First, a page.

[Repost] If You’ve Never Used These English Idioms, You’re Probably Not a Native English Speaker (by Lana Winter Hébert)

If You’ve Never Used These English Idioms, You’re Probably Not a Native English Speaker


 Those of us who grew up with English as our first language have been exposed to idioms and idiomatic expressions for most of our lives. They may have confused us a little when we were children, but explanation and constant exposure not only increased our understanding of them, but likely drew them into our own vernacular. If you’re in the process of learning the English language, you may come across some of these and not be entirely sure what they mean. Here’s a list of 20 that you’re likely to come across fairly often:

1. A Chip on Your Shoulder

No, this doesn’t mean that you’ve dropped part of your snack. To have a chip on one’s shoulder implies that the person is carrying around some grudge or bad feelings about something that happened in the past… like having walked through the wreckage of a building, and ended up with a chip of that building stuck to them for years afterward.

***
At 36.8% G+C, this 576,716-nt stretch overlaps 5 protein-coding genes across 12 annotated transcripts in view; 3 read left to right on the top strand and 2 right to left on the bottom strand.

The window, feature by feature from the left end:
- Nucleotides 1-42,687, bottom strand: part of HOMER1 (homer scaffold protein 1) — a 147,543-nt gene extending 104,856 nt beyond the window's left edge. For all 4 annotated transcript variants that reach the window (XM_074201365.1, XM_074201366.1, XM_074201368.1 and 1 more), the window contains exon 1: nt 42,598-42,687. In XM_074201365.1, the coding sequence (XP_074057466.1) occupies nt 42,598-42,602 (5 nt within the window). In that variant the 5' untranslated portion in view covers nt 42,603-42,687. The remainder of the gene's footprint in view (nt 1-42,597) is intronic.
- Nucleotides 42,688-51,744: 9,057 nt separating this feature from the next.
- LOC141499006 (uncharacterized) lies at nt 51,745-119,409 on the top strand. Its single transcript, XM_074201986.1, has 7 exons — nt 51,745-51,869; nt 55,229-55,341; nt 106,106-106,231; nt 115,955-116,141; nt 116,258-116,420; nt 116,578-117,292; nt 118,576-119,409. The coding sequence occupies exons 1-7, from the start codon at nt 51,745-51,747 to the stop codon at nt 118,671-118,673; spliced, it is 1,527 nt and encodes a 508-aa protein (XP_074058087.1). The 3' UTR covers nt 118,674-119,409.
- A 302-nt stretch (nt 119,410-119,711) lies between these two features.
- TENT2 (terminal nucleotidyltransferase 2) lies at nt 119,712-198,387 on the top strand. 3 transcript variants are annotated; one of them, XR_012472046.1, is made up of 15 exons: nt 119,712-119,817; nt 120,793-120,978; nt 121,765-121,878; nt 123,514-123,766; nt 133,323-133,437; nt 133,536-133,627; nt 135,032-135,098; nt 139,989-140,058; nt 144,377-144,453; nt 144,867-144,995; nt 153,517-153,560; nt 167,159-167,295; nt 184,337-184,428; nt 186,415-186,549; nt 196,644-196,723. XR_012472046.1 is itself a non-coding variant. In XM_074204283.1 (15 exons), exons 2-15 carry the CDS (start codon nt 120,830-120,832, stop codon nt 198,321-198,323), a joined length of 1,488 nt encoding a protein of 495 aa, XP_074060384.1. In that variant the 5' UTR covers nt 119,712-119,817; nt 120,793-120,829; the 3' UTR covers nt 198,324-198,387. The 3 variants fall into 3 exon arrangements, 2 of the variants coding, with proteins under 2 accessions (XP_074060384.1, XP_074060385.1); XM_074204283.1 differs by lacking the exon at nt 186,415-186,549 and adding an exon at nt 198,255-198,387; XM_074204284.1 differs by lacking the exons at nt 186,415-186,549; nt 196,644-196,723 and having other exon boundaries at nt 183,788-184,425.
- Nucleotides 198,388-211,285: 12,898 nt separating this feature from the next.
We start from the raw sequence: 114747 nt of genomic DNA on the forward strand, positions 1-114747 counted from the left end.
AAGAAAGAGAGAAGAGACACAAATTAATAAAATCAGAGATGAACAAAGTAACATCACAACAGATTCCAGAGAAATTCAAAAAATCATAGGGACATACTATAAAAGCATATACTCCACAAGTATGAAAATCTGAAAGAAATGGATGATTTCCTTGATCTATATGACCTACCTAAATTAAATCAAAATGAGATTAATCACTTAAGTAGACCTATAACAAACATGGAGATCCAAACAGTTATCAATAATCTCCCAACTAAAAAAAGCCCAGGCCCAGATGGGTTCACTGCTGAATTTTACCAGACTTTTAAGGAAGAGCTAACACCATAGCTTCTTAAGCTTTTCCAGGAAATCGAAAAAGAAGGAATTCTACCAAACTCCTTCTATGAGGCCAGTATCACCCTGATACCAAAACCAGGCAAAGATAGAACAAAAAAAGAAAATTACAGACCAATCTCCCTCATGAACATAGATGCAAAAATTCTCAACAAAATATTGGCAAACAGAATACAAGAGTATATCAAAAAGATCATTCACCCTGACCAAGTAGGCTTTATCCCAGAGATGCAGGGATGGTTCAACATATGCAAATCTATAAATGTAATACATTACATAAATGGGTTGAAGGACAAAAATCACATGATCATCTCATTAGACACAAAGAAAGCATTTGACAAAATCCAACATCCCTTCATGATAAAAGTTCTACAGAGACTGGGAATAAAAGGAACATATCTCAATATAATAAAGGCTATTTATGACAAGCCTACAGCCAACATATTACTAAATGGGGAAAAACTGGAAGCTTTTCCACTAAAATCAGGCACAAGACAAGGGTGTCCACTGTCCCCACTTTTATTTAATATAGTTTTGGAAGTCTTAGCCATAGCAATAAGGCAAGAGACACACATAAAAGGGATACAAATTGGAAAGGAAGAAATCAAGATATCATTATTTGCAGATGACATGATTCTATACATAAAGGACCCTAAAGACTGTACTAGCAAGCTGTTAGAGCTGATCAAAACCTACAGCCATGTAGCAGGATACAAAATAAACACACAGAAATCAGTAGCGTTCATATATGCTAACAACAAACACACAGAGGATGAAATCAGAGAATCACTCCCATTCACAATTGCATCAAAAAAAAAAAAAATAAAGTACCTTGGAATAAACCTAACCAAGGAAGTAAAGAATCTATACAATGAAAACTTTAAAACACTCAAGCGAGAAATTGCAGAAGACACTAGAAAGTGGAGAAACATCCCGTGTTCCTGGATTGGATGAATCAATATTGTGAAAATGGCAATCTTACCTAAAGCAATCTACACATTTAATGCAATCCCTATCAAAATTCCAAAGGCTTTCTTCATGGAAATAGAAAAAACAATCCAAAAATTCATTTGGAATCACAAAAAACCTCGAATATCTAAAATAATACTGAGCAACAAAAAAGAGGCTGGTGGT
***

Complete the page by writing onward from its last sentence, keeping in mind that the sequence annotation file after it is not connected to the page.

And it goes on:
2. Bite Off More Than You Can Chew

Like taking a HUGE bite of a sandwich that will fill your mouth up so much that you can’t move your jaw, this idiom implies that you’ve taken on more than you can handle successfully. An example would be agreeing to build ten websites in a week when normally you can only handle five.

3. You Can’t Take It With You

You can’t take anything with you when you die, so don’t bother hoarding your stuff or not using it except for “special occasions”. Live now, because all your stuff is going to be around long after you’re gone.

4. Everything But the Kitchen Sink